Works Chamber Compositions for Voice and Songs

Suite on Verses of Michelangelo Buonarroti for Bass and Piano

Opus 144 Opus 145a

Opus 145
1974 year

Suite on Verses by Michelangelo Buonarroti. Op. 145. Piano score, Score.


December 23, 1974. Small Hall of the Leningrad Philharmonia. Performers: Y. Nesterenko and Y. Shenderovich.

first publication:

1975. Score, “Muzyka” Publishers, Moscow.

Dedication: “To Irina Antonovna Shostakovich”
Duration: 40'

“March saw the 500th anniversary of Michelangelo’s birth <...> I was shaken by the beauty of his verse, by the depth of his thought, by the clarity and genius of everything to which this great son of the human race turned his hand....
Eight sonnets and three poems by Michelangelo form the core of my suite for bass and piano. They contain lyric moments, tragedy, drama and two rapturous panegyrics in honour of Dante. I took the liberty of providing my own titles for all the songs and romances - the author had not given them names but they stem from the content of the poems.”

Rodion Shchedrin:

“In his last years Shostakovich  created a number of great works: a viola sonata, a suite on verses by Michelangelo, his Fifteenth Quartet...He already knew he was dying and he wrote them aloof, as it were, from the petty cares of everyday life.
When Shostakovich was writing his suite on verses by Michelangelo he invited me once to his dacha to listen to it and then he asked for my impressions. <...> I said that the last part stood out from the style of the rest of the work, because the whole piece is atonal, while the last part is tonal. Shostakovich looked at me slyly  and said: “Since you have guessed right, I shall tell you that when I was nine years old I composed a piece for piano, the theme of which I somehow remembered. I beg you not to tell this to anybody for as  long as I’m alive, otherwise people will think that since childhood I was dreaming of greatness”.

Suite on Verses by Michelangelo Buonarroti
for Bass and Piano. Translation by A. Efros. Op. 145

     Judging from the year it was written (1974), as well as from Shostakovich’s own admissions, he conceived this Suite on the occasion of the 500th anniversary of the birth of the great Italian sculptor, painter and poet.
     The rough drafts of the composition kept in Dmitri Shostakovich’s Archive indicate the dates it was written: the version with piano (Op. 145) on 12-31 July 1974 and the version with symphony orchestra (Op. 145a) on 5 November 1974. The author’s dedication appears on the first page: ‘Irina Antonovna Shostakovich’. Some important facts are found in a letter Shostakovich wrote to Glikman almost a month later: the composer told his friend that he had written ‘11 sonnets on the verses of Michelangelo’, mentioning as the initial source a book about Michelangelo of 1964 that included translations of his poetry by Abram Efros. In the same letter Shostakovich also gave the numbering of the sonnets with a reference to the page they appeared in this book and the order in which they were included in the Suite.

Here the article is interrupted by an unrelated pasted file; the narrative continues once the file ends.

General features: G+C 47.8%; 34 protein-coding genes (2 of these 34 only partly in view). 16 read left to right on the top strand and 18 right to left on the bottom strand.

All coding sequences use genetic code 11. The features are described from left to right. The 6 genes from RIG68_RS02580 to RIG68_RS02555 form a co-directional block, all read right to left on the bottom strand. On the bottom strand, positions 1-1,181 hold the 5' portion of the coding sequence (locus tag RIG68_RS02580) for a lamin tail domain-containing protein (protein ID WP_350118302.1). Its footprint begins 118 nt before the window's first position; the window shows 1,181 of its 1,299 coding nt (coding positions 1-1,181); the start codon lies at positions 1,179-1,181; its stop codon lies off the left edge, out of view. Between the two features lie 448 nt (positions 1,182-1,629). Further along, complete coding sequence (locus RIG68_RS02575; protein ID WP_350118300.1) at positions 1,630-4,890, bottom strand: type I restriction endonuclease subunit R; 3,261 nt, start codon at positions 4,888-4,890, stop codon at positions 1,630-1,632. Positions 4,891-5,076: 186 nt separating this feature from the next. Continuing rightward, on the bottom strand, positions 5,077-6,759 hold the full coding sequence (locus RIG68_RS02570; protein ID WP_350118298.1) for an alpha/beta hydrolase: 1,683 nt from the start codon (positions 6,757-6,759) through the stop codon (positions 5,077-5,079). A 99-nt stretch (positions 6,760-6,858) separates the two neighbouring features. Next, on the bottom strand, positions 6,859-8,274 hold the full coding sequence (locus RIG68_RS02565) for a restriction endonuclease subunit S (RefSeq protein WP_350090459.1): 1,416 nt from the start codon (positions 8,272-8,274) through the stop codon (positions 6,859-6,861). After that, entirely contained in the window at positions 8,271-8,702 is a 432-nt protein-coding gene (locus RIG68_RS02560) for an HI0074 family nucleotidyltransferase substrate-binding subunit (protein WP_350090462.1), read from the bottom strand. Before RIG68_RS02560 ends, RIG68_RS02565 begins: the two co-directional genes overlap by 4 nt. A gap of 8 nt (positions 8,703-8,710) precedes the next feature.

The Suite was first performed by Evgeny Nesterenko and Evgeny Shenderovich on 23 December 1974 in the Small Hall of the Leningrad Philharmonic. On 31 January 1975 the composition was heard in the rendition of the same performers in Moscow in the Small Hall of the Moscow Conservatory. The orchestral version of the Suite was performed in the Grand Hall of the Moscow Conservatory by Nesterenko and the All-Union Radio and Television Grand Symphony Orchestra under the baton of Maxim Shostakovich after the composer’s death, on 12 October 1975.
     Baritone John Shirley-Quirk was one of the first performers of Shostakovich’s Suite in the West, who performed this cycle as early as September 1976 with pianist Vladimir Ashkenazy in London.
     The extensive discography of Shostakovich’s opus with the participation of world-renowned stars began with the recordings featuring Evgeny Nesterenko. In the cycle’s version with piano his partner is Evgeny Shenderovich, while in the orchestral version he is accompanied by the All-Union Radio and Television Symphony Orchestra under the baton of Maxim Shostakovich. Among the other recordings worth noting are the performances of Hermann-Christian Polster and the Berlin Radio Symphony Orchestra (conductor Thomas Sanderling), Dietrich Fischer-Dieskau and Aribert Reimann (piano), the same performer and the Berlin Radio Symphony Orchestra (conductor Vladimir Ashkenazy), Sergei Leiferkus and the Gothenburg Symphony Orchestra (conductor Neeme Järvi), Anatoli Kotscherga and the Cologne Radio Symphony Orchestra (conductor Mikhail Yurovsky), and Ildar Abdrazakov and the BBC Philharmonic Orchestra (conductor Gianandrea Noseda).
     The Music Foundation (Muzfond) of the Soviet Union put out the first collotype publications of the Suite on Verses by Michelangelo Buonarroti: in 1974 for bass and piano, Op. 145, and in 1975, the orchestral version, Op. 145a. In 1975, Op. 145 was published by Muzyka Publishers. Later its piano and orchestral versions were included in Vols. 31 and 33 of the composer’s Collected Works (Muzyka Publishers, Moscow, 1982 and 1984).


  • R. Novák, C. Klimeš 1976 // Panton 11 0604 H, 1976